Bioprinting advances in the medical and pharmaceutical industries
Table of Contents
Tradition + Technology
3D Bioprinting is one of the most exciting developments in the medical industry. Thanks to this advanced technology, patients are able to receive implanted lab-grown, skin, tracheas and bladders. These body parts are grown slowly with living cells and artificial scaffolds. 3D bioprinting offers computer-guided precision by printing living cells layer by layer with greater speed to make replacement skin, body parts and may eventually be an option for organs such as hearts, kidneys and livers. This would greatly benefit the 114,000 in the United States in need of transplants. Another name is added to the national transplant waiting list every 10 minutes and on average, 20 people die every day from the the lack of organs available for transplant.
The bioprinting process is similar to fused deposition modeling (FDM). Instead of filament, bioink is deposited layer by layer at thicknesses of 0.5 mm (less than 1/100th of an inch) or less. As each layer is deposited, it solidifies to hold its shape. The process of blending and solidifying is called cross-linking and is sometimes aided by UV light, specific chemicals and heat via a UV light source.
Wake Forest Institute for Regenerative Medicine in Winston-Salem, N.C. built lab-grown organs by creating artificial scaffolds in the shape of the desired organ and then seeded the scaffolds with living cells. The lab-grown bladders were implanted into patients in 1999.
There are four levels of complexity that need to be considered as part of 3D bioprinting with living cells. First, flat structures (one living cell type) such as human skin. Second, tubular structures such as blood vessels (two major cell types). Third, hollow organs such as the stomach or bladder since they each have more complicated functions and work with other organs. Fourth, organs such as the heart, liver and kidneys that are among the most complex organs of the human body.
Another challenge in 3D bioprinting is figuring out how to seed the 3D-printed organs with both large and small blood vessels that can supply nutrient-rich blood to keep the living tissue healthy. So far, no lab has accomplished this but Organovo has built tissues containing tiny blood vessels about 50 microns or smaller (which is less than 2/1000 of an inch). Leading researchers of companies like Organovo and the Cardiovascular Innovation Institute agree that the solution involves harnessing the self-organization tendencies of living cells. Once researchers figure out how to print items tens of microns or hundreds of microns, then cells can undergo the biological developmental response in order to self-organize correctly.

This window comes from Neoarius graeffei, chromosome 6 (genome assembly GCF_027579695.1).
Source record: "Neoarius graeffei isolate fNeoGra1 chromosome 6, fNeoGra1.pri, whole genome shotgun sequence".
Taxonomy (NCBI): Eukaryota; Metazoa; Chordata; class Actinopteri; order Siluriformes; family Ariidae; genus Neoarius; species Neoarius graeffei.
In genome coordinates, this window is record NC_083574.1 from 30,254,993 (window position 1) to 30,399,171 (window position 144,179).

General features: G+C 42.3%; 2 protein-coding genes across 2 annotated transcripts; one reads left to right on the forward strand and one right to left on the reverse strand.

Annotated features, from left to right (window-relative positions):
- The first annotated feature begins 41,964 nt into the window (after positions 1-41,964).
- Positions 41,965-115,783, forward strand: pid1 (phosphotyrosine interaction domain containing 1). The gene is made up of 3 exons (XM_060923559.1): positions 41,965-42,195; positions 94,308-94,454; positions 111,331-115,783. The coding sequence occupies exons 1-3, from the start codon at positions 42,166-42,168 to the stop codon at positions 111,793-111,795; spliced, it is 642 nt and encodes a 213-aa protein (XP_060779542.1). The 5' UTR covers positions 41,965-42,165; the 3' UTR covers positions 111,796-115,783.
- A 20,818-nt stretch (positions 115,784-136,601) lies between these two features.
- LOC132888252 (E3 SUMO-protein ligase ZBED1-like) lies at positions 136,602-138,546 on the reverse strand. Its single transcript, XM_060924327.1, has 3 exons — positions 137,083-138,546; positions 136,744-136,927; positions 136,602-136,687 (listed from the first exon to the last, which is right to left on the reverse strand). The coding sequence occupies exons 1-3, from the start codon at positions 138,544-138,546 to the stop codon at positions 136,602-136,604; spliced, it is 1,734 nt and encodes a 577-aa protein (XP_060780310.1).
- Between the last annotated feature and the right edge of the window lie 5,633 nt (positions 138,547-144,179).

Researchers at Tel Aviv University have 3D printed a rabbit-sized heart using a patient’s cells and are hopeful that one day they’ll be able to print a human-size heart for implant and replace the need for human donors. It can contract on its own, however, it is incapable of pumping at this stage. With future testing and innovation, they hope 3D printed hearts like this one can help treat patients who have cardiovascular disease. And most recently, Carnegie Mellon University reported they are now able to 3D bioprint functioning pieces of the heart, like a heart valve, using cells and collagen.
What’s being bioprinted by whom
- Skull: University Medical Center Utrecht (Holland)
- Prosthetic Eyes: Fripp Design (England)
- Noses and Ears: Cornell University (USA)
- Synthetic Skin: Wake Forest (USA)
- Vaginas: Wake Forest (USA)
- Breasts: Queensland University of Technology (Australia)
- Kidneys: Hangzhou Dianzi University (China)
- Livers: Cleveland Liver Transplantation (USA)
- Bones & Limbs: Many Companies
- Heart components: Carnegie Mellon University (USA)
Bioink uses a patient-specific combination of living cells and a compatible base made up of collagen, gelatin, hyaluronan, silk, alginate or nanocellulose. It’s used for bioprinting artificial organs, pharmaceutical testing, plastic surgery and skin grafting, bone tissue regeneration, prosthetics and dental applications. Over the last decade, 3D printers have been built that can print artificial scaffold and living cells at the same time. This process includes liquid glue with hardens into the consistency of gummy candy as it dries out. Stem cells taken from a patient’s fat or bone marrow can provide the 3D-printing material for making an organ that the body won’t reject.
Leading Bioprinting 3D Print Manufacturers:
- 3D Bioplotter – EnvisionTec
- Bioscaffolder – Gesim
- Inkredible+ – Cellink
- Biofactory – RegenHu
- Revolution – Ourobotics
- Bio3D Explorers – Bio3D technologies
- CellJet Cell Printer – Digilab
- BioAssemblyBot, advanced solutions
- Regenova – Cyfuse
- NovoGen MMX – Organovo
- Dimatrix Materials Printer – Fujifilm
Bioprinting Research Companies
- Modern Meadow
- N3D BioSciences